CELL

Spike

protein

Translating mRNA

Three spike

proteins combine

Cell

nucleus

Spikes

and protein

fragments

Displaying

spike protein

fragments

Protruding

spikes

VACCINE

PARTICLES

VACCINATED

CELL

Spike

protein

Translating mRNA

Three spike

proteins combine

Cell

nucleus

Spikes

and protein

fragments

Displaying

spike protein

fragments

Protruding

spikes


Some of the spike proteins form spikes that migrate to the surface of the cell and stick out their tips. The vaccinated cells also break up some of the proteins into fragments, which they present on their surface. These protruding spikes and spike protein fragments can then be recognized by the immune system.

Spotting the Intruder

When a vaccinated cell dies, the debris will contain many spike proteins and protein fragments, which can then be taken up by a type of immune cell called an antigen-presenting cell.






Debris from

a dead cell

ANTIGEN-

PRESENTING

CELL

Engulfing

a spike

Digesting

proteins

Presenting a

spike protein

fragment

HELPER

T-CELL

Debris from

a dead cell

ANTIGEN-

PRESENTING

CELL

Engulfing

a spike

Digesting

the proteins

Presenting a

spike protein

fragment

HELPER

T-CELL

Debris from

a dead cell

Engulfing

a spike

ANTIGEN-

PRESENTING

CELL

Digesting

the proteins

Presenting a

spike protein

fragment

HELPER

T-CELL


The cell presents fragments of the spike protein on its surface. When other cells called helper T-cells detect these fragments, the helper T-cells can raise the alarm and help marshal other immune cells to fight the infection.

Making Antibodies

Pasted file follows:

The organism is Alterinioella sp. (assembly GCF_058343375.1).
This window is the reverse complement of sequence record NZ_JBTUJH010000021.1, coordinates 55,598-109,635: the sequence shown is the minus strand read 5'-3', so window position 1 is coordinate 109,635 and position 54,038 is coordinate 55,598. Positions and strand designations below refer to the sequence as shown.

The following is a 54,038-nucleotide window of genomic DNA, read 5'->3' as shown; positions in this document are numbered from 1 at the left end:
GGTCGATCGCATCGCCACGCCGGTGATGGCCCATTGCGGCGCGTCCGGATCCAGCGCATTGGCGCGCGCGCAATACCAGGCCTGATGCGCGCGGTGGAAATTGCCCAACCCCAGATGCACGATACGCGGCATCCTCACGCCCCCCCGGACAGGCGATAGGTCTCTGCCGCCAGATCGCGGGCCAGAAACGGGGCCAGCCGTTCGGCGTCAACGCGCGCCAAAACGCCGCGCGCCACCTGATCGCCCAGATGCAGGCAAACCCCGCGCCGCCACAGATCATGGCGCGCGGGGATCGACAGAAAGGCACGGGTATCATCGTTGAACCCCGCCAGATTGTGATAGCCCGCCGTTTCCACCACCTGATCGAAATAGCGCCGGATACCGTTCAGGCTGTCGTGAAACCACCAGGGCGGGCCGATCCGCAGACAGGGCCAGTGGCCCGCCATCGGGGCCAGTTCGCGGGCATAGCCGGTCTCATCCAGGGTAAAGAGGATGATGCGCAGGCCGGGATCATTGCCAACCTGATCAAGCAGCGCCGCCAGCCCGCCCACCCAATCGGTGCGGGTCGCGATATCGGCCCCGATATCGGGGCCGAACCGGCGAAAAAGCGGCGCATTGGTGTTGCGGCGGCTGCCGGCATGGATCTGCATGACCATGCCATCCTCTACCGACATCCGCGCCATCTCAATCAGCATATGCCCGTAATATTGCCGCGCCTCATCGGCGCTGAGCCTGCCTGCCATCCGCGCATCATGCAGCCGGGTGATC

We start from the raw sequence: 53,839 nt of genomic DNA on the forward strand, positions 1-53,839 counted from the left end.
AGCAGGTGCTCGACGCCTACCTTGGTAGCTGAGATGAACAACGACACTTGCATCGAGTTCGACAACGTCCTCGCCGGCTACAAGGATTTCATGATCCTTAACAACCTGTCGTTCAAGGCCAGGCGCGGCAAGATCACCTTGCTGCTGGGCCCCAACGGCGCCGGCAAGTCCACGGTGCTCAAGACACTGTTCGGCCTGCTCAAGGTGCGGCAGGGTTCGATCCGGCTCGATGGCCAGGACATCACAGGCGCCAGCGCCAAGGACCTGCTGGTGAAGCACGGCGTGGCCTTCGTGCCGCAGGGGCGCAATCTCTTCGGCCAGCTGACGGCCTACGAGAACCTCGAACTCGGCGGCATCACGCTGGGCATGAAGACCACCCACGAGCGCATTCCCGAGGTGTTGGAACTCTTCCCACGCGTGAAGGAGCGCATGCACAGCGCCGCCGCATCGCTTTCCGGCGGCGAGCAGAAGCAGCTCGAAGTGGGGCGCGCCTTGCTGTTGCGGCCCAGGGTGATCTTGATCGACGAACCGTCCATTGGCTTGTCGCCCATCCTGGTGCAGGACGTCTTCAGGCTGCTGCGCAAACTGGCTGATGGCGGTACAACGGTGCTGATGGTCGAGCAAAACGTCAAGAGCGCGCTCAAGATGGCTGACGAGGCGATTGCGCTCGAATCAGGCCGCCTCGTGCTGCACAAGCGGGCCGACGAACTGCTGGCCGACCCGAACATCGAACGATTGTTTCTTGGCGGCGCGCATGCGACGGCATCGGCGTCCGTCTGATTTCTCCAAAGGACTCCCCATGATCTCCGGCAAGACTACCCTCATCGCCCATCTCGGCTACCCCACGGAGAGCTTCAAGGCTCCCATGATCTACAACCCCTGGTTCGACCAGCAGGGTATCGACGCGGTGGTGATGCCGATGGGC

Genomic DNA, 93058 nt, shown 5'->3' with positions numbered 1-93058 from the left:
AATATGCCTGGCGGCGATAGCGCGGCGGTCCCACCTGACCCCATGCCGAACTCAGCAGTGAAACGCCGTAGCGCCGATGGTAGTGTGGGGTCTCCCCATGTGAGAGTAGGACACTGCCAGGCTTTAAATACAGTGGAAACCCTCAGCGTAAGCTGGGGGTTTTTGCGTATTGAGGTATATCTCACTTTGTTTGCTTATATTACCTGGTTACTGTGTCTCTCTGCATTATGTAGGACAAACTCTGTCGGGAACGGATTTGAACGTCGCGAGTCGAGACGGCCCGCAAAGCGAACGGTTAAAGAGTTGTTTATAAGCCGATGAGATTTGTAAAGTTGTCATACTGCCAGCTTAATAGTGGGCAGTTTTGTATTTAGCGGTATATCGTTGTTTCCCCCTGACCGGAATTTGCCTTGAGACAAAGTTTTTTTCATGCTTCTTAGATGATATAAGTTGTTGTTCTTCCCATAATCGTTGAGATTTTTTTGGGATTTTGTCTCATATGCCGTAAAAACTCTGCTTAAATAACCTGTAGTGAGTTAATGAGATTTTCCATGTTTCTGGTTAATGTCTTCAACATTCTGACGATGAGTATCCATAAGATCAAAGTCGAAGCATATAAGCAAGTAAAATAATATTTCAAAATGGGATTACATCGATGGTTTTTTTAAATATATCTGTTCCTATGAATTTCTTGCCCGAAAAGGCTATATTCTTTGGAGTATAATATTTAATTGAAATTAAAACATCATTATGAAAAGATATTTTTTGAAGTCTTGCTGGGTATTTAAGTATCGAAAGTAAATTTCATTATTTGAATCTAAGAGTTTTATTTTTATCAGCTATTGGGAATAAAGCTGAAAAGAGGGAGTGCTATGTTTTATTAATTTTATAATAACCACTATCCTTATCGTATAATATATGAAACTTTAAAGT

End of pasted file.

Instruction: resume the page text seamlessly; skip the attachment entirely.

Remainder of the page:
Other immune cells, called B-cells, may bump into the coronavirus spikes and protein fragments on the surface of vaccinated cells. A few of the B-cells may be able to lock onto the spike proteins. If these B-cells are then activated by helper T-cells, they will start to proliferate and pour out antibodies that target the spike protein.






HELPER

T-CELL

Activating

the B-cell

Matching

surface proteins

VACCINATED

CELL

SECRETED

ANTIBODIES

HELPER

T-CELL

Activating

the B-cell

Matching

surface proteins

VACCINATED

CELL

SECRETED

ANTIBODIES

HELPER

T-CELL

VACCINATED

CELL

Activating

the B-cell

Matching

surface proteins

SECRETED

ANTIBODIES

HELPER

T-CELL

VACCINATED

CELL

Activating

the B-cell

Matching

surface proteins

SECRETED

ANTIBODIES

HELPER

T-CELL

VACCINATED

CELL

Activating

the B-cell

Matching

surface proteins

SECRETED

ANTIBODIES

HELPER

T-CELL

VACCINATED

CELL

Activating

the B-cell

Matching

surface proteins

SECRETED

ANTIBODIES

HELPER

T-CELL

Activating

the B-cell

Matching

surface

proteins

VACCINATED

CELL